That guy wasn't "temporarily insane." His behaviour was the end result of a specific set of factors which were in play the moment he saw his wife; the reason he had never acted that way before was simply because he has never been in that situation before. Just like when an otherwise "friendly dog" attacks someone. They aren't insane in that moment; they were acting on circumstances that hadn't been in play prior to that moment.

Wednesday, August 30, 2017

Another "Sexist" Warning to Women about Drinking to Excess

Article: Anti-drinking ad in university women's washroom blasted for being sexist"

My take on this nonsense that seems to be so prevalent these days? Simple:

  People too readily validate their kids' emotions from a young age; that combined with a lack of philosophical education (logic, reason, forming arguments) leads to this stuff. It's vital to teach your kids to a) challenge assumptions (others' and their own) and possibly more importantly, challenge their own emotional states. Not every moment of sadness, anger or depression (or in this case, 'offense') is reasonable or based on valid assumptions and if they don't learn to challenge them or push through/ignore them (at times, not always obviously) then they end up being like this- unreasonably offended/emotional and then acting upon this shaky foundation.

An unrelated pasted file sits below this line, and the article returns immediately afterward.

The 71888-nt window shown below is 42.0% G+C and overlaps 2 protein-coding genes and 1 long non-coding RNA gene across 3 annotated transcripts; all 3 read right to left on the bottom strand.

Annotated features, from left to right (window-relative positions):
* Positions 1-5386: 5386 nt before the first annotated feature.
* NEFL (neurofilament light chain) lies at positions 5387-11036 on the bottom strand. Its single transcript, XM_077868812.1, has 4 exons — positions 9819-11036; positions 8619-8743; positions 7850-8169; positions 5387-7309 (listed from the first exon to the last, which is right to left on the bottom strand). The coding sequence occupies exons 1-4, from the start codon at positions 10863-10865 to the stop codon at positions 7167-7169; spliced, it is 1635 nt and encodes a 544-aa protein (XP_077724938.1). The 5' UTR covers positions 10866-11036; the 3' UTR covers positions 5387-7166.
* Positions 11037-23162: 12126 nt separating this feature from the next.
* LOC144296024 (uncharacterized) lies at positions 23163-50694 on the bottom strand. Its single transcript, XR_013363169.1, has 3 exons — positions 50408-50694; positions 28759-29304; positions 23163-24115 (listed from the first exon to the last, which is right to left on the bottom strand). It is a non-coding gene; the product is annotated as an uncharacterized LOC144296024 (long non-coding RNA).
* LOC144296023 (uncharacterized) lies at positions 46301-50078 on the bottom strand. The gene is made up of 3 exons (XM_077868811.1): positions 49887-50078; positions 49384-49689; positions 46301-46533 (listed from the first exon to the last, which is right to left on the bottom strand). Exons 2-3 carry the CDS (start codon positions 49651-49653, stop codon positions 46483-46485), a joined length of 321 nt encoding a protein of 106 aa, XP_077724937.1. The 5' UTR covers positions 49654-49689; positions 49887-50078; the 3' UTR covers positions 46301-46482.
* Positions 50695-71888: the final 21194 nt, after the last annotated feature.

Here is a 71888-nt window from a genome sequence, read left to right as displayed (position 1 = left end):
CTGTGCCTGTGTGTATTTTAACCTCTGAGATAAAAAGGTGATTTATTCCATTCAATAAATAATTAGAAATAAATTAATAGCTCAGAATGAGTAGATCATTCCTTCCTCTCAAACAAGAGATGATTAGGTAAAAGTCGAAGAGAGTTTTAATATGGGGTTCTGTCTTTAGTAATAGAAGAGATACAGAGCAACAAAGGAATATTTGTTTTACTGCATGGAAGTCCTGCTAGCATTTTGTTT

Saturday, November 5, 2016

Advice To Potential 'Self Help Gurus' ('Life Coaches', Marriage Counsellors, Sex Therapists, etc)

There are often two paths when it comes to advice about life, yet in cases where this is true, the path that is followed is the one that is perceived as the sole option, as those who follow this path are blind to the existence of the second, and more importantly, correct, path. For example:

Let's say the advice in question is regarding a married man, self described as "happily married," who is guilty because even though he loves his wife and the marriage is great he can't stop wanting to sleep with other women. He doesn't act on it this desire, but he feels it. Often. Now, the path most travelled, seen to those taking it as the only path (they're wrong) is the sit down/discuss the relationship/examine the self/spice up the sex life with the wife path.

If you want to really help people, stay away from that path. The people on that path are playing in a matrix of socially approved and spread ignorance they just don't see (or they do but they deny it because it is threatening to them in some way). There's a second path, at that path is truth. Real truth. Often politically incorrect truth. So, in the example above regarding the husband with the wandering eye, the second path would be the that's natural/there's nothing to worry about/and p.s your wife does the same thing path.